Identifying Brief Message Content for Interventions Delivered via Mobile Devices to Improve Medication Adherence in People With Type 2 Diabetes Mellitus: A Rapid Systematic Review.
Long H., Bartlett YK., Farmer AJ., French DP.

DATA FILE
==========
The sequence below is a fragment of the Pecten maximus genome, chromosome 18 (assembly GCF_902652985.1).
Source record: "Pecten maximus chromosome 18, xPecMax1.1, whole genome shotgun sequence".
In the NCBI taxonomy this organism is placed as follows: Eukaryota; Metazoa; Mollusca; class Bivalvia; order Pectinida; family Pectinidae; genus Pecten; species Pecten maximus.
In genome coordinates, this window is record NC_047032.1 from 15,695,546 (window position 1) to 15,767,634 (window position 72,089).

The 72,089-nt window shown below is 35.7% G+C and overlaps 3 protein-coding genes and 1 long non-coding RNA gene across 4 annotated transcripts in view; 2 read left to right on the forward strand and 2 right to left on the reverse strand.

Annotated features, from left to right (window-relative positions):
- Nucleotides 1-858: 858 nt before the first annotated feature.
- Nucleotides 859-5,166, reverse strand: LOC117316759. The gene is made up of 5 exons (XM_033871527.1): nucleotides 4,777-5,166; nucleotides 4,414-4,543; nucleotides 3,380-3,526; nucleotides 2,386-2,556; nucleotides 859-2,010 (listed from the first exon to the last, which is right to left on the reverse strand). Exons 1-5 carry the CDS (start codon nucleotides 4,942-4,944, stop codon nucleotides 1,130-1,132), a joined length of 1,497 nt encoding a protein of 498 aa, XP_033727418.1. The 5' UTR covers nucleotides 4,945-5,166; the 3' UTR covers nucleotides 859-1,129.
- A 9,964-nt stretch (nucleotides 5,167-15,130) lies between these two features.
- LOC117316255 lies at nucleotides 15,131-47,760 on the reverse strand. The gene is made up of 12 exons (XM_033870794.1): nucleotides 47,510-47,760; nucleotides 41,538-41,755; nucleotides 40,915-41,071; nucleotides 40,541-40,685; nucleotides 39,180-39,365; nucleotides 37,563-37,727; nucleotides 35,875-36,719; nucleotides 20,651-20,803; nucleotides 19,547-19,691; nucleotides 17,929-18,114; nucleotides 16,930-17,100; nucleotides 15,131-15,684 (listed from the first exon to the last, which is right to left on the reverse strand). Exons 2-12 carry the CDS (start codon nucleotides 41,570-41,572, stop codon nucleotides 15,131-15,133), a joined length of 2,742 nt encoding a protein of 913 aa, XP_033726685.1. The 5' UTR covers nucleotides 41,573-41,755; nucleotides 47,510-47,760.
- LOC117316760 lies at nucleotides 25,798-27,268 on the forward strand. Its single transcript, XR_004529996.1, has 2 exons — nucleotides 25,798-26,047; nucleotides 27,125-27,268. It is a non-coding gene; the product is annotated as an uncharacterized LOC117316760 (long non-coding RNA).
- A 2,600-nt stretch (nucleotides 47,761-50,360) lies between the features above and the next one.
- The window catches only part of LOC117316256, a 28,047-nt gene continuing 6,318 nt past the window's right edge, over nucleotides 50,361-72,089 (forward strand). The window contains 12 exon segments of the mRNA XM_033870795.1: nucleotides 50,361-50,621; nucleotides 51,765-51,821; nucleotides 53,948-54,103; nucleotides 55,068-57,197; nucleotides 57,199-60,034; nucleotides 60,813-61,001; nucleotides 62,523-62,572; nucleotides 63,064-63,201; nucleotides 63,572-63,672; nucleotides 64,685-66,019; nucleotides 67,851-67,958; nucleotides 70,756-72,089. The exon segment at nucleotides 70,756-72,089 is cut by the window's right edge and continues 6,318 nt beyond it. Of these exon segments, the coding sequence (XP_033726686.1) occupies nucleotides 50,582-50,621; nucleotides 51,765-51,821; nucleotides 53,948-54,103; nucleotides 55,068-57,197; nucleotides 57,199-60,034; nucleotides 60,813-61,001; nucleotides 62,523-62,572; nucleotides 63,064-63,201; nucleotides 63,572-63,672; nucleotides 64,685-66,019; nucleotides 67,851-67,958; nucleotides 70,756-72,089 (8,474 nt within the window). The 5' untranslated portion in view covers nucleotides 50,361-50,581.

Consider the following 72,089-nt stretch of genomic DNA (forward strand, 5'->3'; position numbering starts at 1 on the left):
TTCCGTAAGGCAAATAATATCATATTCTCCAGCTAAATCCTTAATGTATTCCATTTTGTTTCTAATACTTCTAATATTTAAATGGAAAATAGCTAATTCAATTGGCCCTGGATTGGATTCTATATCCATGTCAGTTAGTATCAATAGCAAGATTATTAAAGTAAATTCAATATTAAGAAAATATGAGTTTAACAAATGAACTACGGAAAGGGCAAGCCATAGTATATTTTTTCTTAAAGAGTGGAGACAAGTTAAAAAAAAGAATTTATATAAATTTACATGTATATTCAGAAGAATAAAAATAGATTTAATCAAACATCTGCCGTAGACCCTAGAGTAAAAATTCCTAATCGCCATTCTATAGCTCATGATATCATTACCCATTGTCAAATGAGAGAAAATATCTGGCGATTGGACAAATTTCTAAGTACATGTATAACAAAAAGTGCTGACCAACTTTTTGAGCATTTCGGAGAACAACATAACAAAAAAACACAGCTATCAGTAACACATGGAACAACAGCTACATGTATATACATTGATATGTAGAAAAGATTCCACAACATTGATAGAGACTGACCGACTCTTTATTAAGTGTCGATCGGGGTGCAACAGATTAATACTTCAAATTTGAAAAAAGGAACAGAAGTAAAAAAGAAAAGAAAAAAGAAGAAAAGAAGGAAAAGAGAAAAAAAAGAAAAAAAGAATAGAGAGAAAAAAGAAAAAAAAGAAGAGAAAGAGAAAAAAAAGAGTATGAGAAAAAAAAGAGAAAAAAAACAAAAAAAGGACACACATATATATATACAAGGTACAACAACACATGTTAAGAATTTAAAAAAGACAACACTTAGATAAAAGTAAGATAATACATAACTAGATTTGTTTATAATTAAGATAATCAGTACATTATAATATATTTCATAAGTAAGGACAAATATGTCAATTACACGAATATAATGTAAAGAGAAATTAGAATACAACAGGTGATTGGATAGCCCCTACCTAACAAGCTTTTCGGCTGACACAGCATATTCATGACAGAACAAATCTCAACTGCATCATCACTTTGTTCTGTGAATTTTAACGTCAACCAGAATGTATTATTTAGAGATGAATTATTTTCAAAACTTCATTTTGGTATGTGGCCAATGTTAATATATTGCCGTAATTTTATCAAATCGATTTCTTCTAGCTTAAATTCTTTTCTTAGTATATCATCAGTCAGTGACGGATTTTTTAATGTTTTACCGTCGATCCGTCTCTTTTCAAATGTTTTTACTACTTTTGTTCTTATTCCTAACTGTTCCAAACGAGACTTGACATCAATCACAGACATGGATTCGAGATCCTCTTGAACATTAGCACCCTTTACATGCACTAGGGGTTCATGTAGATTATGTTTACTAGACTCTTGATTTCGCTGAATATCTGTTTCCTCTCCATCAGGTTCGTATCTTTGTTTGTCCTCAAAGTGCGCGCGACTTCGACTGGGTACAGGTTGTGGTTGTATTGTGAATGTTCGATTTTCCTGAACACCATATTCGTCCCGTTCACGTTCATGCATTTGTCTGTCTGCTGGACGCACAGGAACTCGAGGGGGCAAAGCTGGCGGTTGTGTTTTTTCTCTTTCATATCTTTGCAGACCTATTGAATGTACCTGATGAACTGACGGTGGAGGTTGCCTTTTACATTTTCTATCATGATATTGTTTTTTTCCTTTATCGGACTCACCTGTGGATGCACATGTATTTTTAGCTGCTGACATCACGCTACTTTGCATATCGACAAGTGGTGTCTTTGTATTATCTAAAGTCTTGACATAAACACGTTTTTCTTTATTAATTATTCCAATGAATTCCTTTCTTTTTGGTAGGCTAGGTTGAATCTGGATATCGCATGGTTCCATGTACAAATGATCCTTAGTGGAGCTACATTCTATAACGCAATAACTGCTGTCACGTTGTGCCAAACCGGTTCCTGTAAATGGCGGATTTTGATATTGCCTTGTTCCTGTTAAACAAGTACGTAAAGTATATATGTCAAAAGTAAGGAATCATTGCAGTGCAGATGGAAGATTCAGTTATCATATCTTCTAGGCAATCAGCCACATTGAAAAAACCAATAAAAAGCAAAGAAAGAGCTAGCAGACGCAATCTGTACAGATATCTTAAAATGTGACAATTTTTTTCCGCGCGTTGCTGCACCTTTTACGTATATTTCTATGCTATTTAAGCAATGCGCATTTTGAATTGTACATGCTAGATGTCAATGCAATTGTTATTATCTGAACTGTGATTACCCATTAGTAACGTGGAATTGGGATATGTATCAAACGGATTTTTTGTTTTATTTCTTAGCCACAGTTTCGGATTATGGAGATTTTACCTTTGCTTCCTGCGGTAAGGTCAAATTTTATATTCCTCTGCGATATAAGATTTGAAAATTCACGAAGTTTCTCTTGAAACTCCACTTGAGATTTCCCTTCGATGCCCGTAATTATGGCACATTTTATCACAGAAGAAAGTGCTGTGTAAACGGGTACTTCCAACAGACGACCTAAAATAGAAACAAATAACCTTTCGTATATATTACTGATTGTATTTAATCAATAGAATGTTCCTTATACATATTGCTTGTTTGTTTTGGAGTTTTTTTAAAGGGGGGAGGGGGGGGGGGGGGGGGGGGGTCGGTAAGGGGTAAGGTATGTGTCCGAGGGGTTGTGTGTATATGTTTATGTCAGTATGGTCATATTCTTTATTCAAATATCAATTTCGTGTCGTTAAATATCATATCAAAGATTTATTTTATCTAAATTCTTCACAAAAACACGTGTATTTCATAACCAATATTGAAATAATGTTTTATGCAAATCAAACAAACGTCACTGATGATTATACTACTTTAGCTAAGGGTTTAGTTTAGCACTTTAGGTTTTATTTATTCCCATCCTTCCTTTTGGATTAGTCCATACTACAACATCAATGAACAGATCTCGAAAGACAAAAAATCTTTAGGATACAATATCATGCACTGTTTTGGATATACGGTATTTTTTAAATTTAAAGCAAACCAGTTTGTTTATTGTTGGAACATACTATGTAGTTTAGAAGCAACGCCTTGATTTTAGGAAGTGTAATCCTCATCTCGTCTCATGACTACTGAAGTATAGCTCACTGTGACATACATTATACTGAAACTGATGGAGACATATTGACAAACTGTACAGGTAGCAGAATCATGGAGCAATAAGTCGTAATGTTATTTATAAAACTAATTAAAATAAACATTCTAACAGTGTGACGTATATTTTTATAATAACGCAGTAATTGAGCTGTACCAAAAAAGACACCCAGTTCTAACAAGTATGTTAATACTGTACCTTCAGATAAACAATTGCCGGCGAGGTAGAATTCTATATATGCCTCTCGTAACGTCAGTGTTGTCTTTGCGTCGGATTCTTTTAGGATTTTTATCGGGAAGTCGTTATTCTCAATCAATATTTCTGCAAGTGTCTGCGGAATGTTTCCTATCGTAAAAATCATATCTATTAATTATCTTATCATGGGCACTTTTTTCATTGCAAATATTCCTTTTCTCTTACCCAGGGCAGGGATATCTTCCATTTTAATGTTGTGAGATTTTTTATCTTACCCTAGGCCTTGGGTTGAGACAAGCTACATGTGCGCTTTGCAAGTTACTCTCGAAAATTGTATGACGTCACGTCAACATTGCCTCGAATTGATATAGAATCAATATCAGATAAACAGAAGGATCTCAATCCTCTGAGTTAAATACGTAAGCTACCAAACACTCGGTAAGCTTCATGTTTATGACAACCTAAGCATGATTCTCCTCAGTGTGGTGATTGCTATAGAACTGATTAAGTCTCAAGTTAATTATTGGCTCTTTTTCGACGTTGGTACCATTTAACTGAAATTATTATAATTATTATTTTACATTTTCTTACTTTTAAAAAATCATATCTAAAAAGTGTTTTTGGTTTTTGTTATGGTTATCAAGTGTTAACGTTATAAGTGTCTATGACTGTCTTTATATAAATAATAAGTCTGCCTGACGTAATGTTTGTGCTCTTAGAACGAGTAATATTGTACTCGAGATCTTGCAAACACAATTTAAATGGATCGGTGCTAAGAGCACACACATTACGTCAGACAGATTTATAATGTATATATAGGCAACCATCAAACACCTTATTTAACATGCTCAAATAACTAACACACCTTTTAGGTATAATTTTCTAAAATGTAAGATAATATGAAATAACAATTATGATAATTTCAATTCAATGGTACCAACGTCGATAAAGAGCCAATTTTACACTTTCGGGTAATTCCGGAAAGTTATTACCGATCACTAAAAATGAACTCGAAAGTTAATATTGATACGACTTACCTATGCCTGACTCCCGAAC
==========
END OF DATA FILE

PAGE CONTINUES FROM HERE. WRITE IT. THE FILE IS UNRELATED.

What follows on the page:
BACKGROUND: Current interventions to support medication adherence in people with type 2 diabetes are generally resource-intensive and ineffective. Brief messages, such as those delivered via short message service (SMS) systems, are increasingly used in digital health interventions to support adherence because they can be delivered on a wide scale and at low cost. The content of SMS text messages is a crucial intervention feature for promoting behavior change, but it is often unclear what the rationale is for chosen wording or any underlying mechanisms targeted for behavioral change. There is little guidance for developing and optimizing brief message content for use in mobile device-delivered interventions. OBJECTIVE: This review aimed to (1) identify theoretical constructs (ie, the targets that interventions aim to change) and behavioral strategies (ie, features of intervention content) found to be associated with medication adherence in patients with type 2 diabetes and (2) map these onto a standard taxonomy for behavior change techniques (BCTs, that is, active ingredients of interventions used to promote behavioral change, to produce an evidence-based set of approaches that have shown promise of improving adherence in previous studies and which could be further tested in digital health interventions. METHODS: A rapid systematic review of existing relevant systematic reviews was conducted. MEDLINE and PsycINFO databases were searched from inception to April 10, 2017. Inclusion criteria were (1) systematic reviews of quantitative data if the studies reviewed identified predictors of or correlates with medication adherence or evaluated medication adherence-enhancing interventions and included adult participants taking medication to manage a chronic physical health condition, and (2) systematic reviews of qualitative studies of experiences of medication adherence for adult participants with type 2 diabetes. Data were extracted on review characteristics and BCTs, theoretical constructs, or behavioral strategies associated with improved adherence. Constructs and strategies were mapped onto the BCT version 1 taxonomy. RESULTS: A total of 1701 references were identified; 25 systematic reviews (19 quantitative reviews, 3 qualitative reviews, and 3 mixed-method reviews) were included. Moreover, 20 theoretical constructs (eg, self-efficacy) and 19 behavioral strategies (eg, habit analysis) were identified in the included reviews. In total, 46 BCTs were identified as being related to medication adherence in type 2 diabetes (eg, habit formation, prompts or cues, and information about health consequences). CONCLUSIONS: We identified 46 promising BCTs related to medication adherence in type 2 diabetes on which the content of brief messages delivered through mobile devices to improve adherence could be based. By using explicit systematic review methods and linking our findings to a standardized taxonomy of BCTs, we have described a novel approach for the development of digital message content. Future brief message interventions that aim to support medication adherence could incorporate the identified BCTs.